Currently, most teachers work a 12-hour daily weekday schedule.
The workload is extraordinarily heavy and multidimensional, involving classroom teaching, marking students' written work, supervising co-curricular activities, attending committee meetings and courses, conducting supplementary and remedial lessons, participating in intra- and inter-school professional sharing sessions, counselling problem learners, and attending to parents' queries and complaints, just to list a few.
Ms Lee Wei Yin's comments about after-work hours as an integral part of service are insensitive to the physical, mental, emotional, social and psychological needs of our teachers ("Working after school hours part of 'service'"; Oct 8).
Teachers indeed are already working after school hours: Marking written assignments, preparing the next day's lessons, and attending to students' and parents' e-mail queries in the evening.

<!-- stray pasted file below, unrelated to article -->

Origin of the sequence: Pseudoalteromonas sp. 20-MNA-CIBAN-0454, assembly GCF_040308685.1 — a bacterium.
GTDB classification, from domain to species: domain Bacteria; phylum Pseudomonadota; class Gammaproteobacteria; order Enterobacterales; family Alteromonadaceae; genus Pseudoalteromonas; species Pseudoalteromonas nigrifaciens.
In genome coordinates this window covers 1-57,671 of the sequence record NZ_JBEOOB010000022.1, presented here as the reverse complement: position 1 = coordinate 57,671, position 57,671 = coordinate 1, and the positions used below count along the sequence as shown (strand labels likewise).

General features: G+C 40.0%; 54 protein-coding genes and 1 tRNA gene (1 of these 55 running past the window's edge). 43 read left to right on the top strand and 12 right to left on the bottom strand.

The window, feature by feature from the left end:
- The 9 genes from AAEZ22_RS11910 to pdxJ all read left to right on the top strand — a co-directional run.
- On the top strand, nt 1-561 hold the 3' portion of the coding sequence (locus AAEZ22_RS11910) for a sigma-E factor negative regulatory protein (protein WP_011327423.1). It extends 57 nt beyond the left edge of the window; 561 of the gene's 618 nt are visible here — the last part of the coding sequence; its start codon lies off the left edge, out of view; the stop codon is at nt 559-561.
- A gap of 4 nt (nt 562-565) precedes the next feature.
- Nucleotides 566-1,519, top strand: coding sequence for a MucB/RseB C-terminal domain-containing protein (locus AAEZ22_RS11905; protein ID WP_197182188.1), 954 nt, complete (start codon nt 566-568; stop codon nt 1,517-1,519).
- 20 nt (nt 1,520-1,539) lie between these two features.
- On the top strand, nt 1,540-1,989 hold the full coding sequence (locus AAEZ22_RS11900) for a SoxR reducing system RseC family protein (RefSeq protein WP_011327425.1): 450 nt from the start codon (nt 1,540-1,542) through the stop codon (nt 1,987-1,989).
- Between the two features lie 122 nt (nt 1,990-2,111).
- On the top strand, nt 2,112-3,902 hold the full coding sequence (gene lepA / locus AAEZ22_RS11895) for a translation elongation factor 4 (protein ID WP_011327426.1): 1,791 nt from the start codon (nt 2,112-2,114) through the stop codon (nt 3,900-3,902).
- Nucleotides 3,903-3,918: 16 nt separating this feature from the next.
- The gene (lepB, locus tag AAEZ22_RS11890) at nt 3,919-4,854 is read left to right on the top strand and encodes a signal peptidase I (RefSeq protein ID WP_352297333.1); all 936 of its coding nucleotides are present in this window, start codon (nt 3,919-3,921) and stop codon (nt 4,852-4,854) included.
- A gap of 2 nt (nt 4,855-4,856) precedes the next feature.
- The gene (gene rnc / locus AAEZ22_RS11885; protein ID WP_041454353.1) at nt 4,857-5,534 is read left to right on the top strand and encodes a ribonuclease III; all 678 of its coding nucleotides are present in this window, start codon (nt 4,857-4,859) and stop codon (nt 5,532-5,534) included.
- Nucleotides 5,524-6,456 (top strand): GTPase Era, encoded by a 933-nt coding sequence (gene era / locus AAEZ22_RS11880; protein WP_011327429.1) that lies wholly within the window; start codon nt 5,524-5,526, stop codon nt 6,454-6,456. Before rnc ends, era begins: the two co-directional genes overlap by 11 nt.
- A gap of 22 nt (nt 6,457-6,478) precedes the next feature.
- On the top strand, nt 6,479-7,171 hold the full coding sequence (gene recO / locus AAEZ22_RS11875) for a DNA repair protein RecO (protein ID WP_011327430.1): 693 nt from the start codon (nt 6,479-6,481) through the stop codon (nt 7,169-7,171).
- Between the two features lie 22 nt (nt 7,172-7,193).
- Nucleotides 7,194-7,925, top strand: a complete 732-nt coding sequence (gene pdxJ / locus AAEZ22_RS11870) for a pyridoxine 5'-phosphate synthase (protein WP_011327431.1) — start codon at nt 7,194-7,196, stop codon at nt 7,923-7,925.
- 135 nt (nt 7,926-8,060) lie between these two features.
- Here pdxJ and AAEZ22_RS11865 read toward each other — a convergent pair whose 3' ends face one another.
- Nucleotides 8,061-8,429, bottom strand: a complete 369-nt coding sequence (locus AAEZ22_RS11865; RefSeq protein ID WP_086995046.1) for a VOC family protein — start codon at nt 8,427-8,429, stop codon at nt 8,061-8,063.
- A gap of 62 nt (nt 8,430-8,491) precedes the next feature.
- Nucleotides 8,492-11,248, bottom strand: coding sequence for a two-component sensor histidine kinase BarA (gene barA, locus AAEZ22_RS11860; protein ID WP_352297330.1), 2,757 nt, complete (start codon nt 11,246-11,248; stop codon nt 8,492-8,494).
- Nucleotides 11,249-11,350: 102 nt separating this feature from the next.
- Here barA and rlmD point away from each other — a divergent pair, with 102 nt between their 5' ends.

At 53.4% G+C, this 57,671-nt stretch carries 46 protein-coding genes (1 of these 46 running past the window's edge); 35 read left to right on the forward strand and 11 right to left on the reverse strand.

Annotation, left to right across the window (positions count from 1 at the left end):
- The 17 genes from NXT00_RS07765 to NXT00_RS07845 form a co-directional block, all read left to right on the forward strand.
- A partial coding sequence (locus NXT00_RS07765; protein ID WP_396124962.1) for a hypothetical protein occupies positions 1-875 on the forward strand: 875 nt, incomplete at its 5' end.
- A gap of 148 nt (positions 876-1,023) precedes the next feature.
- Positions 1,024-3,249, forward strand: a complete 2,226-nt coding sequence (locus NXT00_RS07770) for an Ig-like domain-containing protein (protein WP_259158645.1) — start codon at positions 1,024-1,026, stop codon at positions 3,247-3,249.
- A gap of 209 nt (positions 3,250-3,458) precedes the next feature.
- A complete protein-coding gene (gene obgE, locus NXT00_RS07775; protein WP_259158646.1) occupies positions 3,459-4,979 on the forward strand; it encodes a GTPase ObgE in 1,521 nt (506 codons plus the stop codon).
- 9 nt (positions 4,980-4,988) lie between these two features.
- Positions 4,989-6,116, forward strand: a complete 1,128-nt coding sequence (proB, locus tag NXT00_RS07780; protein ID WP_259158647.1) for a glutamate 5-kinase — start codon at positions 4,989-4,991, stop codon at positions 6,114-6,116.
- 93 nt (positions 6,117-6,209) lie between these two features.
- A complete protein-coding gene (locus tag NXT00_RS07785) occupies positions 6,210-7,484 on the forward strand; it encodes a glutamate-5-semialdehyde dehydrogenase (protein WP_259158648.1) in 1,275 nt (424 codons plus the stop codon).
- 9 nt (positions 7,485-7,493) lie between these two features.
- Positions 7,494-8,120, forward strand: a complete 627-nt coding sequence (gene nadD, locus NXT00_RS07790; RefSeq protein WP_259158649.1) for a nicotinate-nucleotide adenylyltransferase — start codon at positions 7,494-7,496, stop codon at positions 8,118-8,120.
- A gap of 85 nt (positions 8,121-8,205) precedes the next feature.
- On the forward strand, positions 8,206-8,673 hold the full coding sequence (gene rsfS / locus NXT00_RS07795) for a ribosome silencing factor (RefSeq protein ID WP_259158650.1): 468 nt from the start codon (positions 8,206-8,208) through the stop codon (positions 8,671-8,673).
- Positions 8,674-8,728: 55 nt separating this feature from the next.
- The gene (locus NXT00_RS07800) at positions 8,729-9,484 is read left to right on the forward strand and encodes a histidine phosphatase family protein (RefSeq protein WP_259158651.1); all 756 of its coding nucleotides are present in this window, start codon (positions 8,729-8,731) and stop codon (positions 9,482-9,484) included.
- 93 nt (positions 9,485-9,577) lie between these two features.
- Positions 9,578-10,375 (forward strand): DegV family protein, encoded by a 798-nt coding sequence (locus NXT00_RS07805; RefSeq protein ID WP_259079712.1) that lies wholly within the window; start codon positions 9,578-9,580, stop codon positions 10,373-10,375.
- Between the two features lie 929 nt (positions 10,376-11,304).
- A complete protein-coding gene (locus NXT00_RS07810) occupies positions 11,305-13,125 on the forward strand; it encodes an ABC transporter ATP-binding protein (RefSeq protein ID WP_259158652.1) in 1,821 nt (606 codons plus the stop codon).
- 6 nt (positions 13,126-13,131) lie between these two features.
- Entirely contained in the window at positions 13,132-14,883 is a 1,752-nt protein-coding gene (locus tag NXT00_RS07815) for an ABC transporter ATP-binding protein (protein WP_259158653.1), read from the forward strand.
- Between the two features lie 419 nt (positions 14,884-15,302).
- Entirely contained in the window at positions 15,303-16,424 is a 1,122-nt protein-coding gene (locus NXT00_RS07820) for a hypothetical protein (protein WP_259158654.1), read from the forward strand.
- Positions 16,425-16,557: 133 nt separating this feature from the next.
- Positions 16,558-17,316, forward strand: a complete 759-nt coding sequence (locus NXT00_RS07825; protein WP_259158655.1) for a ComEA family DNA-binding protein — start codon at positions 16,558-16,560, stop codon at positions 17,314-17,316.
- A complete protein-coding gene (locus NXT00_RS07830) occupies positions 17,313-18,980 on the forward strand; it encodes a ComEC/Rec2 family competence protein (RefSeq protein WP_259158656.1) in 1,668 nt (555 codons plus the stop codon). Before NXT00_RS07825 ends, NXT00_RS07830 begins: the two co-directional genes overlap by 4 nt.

Generally, teachers are reluctant to work beyond the daily 12-hour stretch for the simple reason that they need to recover sufficiently from the day's exertions.
A much-needed rest and time well spent with loved ones or friends in the evening would see them hugely refreshed to competently take on their duties and responsibilities the next day.
Most parents would want teachers who are well rested, physically fit, mentally and emotionally buoyant and socially vibrant to mentor their children.
The positive and practical way to mandate teachers' job satisfaction, personal happiness and good health is to drastically cut down their overflowing plate of daily duties, but surely not by suggesting they do more after school hours as part of "service".
Ho Kong Loon